Last weekend's bush fire in Victoria turned out to be one of the worse bush fire we have ever faced. The week before, we have the record-breaking 4 consecutive days of temperature over 44C which basically fried every thing dry. On the day, we have a record breaking 46.6C with strong northern wind and single digit humidity. While some fires were spontaneous, unfortunately, the authority has identified cases where arsenic may be involved.
The damage and destruction was widespread. As shown in the photo above, whole towns were wiped out. At this point, there were 181 people confirmed dead, over 4000 people homeless, hundreds were in emergency units with burn, over 700 homes totally lost.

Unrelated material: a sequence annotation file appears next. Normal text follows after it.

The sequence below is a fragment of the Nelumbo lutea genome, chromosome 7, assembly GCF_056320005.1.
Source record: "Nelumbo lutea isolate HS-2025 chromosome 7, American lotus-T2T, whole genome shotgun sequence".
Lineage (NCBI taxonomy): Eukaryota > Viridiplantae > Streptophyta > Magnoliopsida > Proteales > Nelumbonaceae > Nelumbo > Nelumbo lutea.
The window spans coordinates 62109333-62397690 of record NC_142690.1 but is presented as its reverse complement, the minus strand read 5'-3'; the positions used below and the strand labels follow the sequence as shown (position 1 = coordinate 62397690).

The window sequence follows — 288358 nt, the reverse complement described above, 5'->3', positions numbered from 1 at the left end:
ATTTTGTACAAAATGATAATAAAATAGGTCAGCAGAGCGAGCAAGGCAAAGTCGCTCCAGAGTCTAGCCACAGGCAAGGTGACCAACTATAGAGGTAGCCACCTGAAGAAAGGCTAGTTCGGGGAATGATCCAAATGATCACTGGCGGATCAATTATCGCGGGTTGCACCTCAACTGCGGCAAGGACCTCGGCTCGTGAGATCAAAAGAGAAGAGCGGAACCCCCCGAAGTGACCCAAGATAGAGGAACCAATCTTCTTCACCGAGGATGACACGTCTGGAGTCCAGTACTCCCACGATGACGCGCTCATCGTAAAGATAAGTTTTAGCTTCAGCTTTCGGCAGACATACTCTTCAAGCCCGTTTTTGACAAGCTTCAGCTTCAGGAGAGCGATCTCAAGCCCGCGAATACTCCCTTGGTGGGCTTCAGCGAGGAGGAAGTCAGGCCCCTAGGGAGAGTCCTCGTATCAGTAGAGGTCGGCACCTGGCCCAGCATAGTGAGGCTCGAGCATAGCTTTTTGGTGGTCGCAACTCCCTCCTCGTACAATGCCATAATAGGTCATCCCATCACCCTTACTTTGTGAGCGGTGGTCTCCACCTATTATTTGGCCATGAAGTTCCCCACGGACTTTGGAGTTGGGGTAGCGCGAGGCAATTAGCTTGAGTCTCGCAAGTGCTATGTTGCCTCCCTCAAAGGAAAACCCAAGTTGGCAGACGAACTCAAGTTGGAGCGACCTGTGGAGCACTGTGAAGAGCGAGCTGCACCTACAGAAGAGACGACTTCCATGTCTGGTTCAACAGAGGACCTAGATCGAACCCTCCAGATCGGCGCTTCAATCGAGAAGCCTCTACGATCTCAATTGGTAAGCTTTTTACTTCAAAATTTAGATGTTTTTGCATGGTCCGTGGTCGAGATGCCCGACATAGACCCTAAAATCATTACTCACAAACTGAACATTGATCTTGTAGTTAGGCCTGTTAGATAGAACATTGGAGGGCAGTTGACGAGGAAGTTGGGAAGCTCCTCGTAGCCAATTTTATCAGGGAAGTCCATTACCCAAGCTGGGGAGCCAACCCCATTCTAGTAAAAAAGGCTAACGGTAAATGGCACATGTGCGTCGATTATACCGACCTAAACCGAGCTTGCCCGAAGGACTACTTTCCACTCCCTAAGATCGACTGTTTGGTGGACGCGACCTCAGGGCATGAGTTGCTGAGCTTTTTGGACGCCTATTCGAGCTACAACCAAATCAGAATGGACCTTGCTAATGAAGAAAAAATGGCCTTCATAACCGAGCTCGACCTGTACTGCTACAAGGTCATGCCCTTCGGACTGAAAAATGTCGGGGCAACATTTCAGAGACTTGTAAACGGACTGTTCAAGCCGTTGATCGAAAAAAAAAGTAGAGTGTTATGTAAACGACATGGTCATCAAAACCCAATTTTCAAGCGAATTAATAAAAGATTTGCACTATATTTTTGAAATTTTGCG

On a slightly brighter side, the Bush Fire Relief Fund set up by the Victoria Government together with Red Cross has already reached 28M and several fund raising efforts will be coming in next few days. Record number of people donated blood in the last few days.
Could this bush fire be avoided in the first place?
Scientists are now pointing the fingers towards the worsening weather pattern. While the southern part of Australia is extremely dry (drought for the last couple of years, Melbourne's water storage is at record low), there are flooding in the northern part of the continent (one month's worth of rain was dumped within days in Queensland). Extreme temperatures (two hot weather records were broken within two weeks) are expected to continue.
If we are to put a value to climate change, we now have a vivid case.
cross-posted to Sustaining Future